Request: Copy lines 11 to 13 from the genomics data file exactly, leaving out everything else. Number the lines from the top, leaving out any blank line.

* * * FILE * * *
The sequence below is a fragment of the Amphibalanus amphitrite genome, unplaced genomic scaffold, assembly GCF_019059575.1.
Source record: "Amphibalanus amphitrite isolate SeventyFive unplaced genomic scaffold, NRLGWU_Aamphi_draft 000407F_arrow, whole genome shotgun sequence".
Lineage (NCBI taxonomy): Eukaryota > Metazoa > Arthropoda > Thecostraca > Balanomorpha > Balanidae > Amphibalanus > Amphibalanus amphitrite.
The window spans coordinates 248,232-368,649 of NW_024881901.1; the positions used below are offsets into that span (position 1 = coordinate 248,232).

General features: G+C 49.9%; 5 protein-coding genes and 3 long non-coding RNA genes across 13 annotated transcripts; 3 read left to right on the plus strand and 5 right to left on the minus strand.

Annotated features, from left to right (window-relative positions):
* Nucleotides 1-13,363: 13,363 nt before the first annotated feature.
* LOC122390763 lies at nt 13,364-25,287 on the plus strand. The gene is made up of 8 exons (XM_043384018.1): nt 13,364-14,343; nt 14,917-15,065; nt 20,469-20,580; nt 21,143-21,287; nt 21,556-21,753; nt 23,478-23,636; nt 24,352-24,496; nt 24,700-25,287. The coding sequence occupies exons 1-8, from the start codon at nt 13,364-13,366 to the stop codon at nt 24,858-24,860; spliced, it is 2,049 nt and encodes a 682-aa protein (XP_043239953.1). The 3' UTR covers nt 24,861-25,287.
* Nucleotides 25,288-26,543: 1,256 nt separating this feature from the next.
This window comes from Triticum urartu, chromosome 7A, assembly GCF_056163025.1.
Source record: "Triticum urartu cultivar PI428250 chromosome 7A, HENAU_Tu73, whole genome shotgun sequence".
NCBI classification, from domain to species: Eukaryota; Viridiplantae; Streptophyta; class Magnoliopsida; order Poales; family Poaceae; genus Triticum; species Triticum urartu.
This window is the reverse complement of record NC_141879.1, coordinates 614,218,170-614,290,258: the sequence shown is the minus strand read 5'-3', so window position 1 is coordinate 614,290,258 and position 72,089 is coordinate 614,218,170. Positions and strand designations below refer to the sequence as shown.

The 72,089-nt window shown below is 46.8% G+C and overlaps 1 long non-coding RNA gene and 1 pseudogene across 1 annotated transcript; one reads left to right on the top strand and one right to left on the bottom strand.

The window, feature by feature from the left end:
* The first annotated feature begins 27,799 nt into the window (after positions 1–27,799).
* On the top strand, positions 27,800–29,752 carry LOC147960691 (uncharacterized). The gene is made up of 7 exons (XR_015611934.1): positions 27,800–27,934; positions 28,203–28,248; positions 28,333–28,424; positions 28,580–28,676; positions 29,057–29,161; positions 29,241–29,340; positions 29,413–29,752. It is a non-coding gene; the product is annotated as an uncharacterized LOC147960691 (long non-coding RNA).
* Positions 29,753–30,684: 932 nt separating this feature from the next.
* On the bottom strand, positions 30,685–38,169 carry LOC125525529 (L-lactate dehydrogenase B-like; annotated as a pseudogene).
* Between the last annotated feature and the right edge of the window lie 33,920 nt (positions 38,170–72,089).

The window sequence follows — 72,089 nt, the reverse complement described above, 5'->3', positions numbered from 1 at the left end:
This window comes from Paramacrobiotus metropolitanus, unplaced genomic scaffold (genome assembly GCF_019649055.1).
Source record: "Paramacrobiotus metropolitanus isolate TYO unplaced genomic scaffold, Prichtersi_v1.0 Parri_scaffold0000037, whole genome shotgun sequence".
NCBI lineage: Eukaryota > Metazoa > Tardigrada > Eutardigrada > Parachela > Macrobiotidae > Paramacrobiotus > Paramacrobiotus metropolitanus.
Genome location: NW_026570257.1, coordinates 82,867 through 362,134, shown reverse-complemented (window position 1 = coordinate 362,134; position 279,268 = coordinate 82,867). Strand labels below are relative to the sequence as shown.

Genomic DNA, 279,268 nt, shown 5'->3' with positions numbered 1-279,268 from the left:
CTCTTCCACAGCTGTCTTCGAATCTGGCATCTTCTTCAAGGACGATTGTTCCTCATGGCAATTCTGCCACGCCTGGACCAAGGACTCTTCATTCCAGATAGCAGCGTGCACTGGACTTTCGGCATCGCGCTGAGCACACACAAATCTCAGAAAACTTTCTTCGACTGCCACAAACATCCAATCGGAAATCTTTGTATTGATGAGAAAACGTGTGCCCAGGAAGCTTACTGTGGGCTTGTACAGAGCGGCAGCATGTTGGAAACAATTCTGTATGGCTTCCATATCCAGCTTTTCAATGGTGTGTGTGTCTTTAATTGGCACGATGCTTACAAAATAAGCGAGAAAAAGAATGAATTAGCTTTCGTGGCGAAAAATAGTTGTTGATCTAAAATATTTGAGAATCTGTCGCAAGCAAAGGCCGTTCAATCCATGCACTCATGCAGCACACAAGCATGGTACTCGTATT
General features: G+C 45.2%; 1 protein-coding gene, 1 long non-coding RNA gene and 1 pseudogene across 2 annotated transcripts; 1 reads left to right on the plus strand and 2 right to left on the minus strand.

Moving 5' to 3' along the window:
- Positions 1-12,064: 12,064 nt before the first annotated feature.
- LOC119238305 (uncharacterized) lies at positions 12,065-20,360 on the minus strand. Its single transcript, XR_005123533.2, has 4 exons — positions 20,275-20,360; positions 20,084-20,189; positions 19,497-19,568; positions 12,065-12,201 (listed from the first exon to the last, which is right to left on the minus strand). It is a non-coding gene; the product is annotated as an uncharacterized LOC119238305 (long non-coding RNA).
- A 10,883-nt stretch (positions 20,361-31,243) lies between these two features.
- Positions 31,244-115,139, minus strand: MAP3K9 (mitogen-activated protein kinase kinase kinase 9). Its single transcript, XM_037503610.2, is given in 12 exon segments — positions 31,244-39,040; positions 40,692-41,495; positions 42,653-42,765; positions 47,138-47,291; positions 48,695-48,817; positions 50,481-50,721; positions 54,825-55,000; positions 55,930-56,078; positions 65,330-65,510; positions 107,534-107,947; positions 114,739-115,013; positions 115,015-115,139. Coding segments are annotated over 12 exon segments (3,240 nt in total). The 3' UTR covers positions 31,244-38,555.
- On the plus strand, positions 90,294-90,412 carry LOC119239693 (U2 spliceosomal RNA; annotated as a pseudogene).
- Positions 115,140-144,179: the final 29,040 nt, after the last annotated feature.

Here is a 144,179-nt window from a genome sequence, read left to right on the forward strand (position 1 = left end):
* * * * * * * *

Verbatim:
Source record: "Triticum urartu cultivar PI428250 chromosome 7A, HENAU_Tu73, whole genome shotgun sequence".
NCBI classification, from domain to species: Eukaryota; Viridiplantae; Streptophyta; class Magnoliopsida; order Poales; family Poaceae; genus Triticum; species Triticum urartu.
This window is the reverse complement of record NC_141879.1, coordinates 614,218,170-614,290,258: the sequence shown is the minus strand read 5'-3', so window position 1 is coordinate 614,290,258 and position 72,089 is coordinate 614,218,170. Positions and strand designations below refer to the sequence as shown.